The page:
Tube travellers and London bus passengers will face above-inflation fare rises in the new year.
London Mayor Boris Johnson has announced that bus and Tube fares would be rising by an average of 4.2% from January 2 2013.
Mr Johnson also announced that charges for his "Boris bike" Barclays Cycle Hire scheme will double, with daily hire going up from £1 to £2, weekly access rising from £5 to £10 and yearly membership going up from £45 to £90.
He said he had managed to keep the bus and Tube rise down to 1% above the July 2012 RPI inflation rate by securing an extra £96 million of funding.
The average rise - the same as the January 2013 increase for national main line season ticketholders - means some fares will go up by more than 4.2% while some will go up by less.
On the "Boris bike" scheme, the majority of trips are made within the free 30-minute usage charge period and additional charges for late return, non-return and bicycle damage will not increase.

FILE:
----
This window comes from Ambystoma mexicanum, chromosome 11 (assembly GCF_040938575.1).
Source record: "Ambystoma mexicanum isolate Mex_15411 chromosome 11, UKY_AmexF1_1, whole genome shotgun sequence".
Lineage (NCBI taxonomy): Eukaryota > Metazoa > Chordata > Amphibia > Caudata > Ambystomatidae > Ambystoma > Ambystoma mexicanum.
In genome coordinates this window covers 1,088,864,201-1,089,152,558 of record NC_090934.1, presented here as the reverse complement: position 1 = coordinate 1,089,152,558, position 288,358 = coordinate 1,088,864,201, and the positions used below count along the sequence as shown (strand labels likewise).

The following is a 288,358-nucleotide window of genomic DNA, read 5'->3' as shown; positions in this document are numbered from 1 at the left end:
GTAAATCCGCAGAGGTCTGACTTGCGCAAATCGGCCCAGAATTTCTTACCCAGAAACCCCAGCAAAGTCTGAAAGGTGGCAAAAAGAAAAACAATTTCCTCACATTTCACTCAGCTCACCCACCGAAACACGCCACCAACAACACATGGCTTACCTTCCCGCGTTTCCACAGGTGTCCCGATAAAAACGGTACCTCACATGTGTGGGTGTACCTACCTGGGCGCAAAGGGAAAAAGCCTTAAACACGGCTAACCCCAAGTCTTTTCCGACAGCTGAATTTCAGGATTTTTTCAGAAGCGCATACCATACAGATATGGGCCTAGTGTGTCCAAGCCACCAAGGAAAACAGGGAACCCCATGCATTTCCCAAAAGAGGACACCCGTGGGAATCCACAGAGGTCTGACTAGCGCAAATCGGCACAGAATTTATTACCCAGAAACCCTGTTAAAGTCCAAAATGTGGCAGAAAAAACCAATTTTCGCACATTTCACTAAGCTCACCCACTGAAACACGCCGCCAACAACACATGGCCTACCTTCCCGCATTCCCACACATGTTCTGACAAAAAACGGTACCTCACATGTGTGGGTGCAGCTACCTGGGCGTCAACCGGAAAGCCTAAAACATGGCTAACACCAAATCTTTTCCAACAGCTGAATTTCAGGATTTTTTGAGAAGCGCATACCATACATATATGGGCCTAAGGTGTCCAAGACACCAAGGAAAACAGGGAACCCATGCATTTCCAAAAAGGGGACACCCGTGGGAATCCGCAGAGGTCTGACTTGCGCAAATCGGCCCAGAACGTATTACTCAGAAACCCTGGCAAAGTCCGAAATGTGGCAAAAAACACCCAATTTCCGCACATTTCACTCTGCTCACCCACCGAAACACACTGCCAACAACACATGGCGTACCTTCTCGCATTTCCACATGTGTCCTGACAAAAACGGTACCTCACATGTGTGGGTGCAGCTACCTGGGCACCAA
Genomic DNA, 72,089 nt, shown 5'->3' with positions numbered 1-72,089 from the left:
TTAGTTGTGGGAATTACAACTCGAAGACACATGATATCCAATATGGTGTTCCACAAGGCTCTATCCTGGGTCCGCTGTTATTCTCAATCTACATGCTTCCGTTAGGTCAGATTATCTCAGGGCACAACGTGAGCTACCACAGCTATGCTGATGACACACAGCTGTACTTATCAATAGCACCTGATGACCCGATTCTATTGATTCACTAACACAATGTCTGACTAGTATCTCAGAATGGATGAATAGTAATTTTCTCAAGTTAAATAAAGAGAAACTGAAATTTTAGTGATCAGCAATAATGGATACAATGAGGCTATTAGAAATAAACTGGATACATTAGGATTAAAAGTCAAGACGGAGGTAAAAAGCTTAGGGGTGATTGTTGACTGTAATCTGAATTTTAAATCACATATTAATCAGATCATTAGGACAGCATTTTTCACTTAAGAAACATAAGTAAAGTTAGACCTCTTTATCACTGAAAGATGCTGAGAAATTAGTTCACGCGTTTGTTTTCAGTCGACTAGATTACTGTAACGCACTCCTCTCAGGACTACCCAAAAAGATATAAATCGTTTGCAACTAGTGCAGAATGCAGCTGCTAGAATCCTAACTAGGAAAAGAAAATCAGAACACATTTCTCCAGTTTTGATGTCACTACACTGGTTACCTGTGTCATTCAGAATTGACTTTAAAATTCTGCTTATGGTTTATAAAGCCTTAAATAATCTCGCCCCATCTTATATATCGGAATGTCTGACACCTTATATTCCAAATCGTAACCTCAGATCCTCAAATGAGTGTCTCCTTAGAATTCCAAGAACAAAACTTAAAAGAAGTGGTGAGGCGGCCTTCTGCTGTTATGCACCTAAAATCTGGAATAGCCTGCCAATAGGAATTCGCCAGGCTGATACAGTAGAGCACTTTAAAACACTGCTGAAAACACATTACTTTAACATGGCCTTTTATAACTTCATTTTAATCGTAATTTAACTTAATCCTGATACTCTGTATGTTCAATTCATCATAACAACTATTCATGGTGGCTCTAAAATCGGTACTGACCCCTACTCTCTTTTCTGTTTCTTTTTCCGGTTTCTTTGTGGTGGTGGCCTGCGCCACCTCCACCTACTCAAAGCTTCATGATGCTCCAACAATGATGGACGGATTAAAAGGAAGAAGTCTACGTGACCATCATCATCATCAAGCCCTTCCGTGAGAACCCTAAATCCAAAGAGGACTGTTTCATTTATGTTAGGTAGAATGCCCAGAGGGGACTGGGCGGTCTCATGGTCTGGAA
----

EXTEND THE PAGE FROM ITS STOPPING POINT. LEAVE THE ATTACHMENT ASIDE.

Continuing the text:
Mr Johnson said: "Before the end of the year I will spell out further investment on the transport network that will help us to provide faster, more frequent and reliable journeys for Londoners, which is crucial to the economic development and growth that is so vital to our great city.
"This fares package is hugely important to our millions of passengers and I am very pleased to have secured nearly £100 million that will help to keep fares as low as possible, and protect the important concessions that we offer the most vulnerable Londoners."
Bob Crow, general secretary of the RMT transport union, said: "This increase shows that we are still paying off a heavy price for the expensive failure of the PPP (public private partnership) privatisation disaster. It also means that the mayor has no excuse for cutting staff and closing ticket offices as he's lumping on above-inflation fare rises. We believe there should be a policy of freezing fares to recognise the tough times people are facing, to increase the use of public transport and to help boost the economy."
Richard Hebditch, campaigns director at Campaign for Better Transport, said: "Earlier this week, Boris Johnson rightly received plaudits for his support for a living wage in the capital. His position on public transport is in stark contrast. By putting fares up above inflation, he is hitting hard-pressed families in the pocket simply for travelling to work."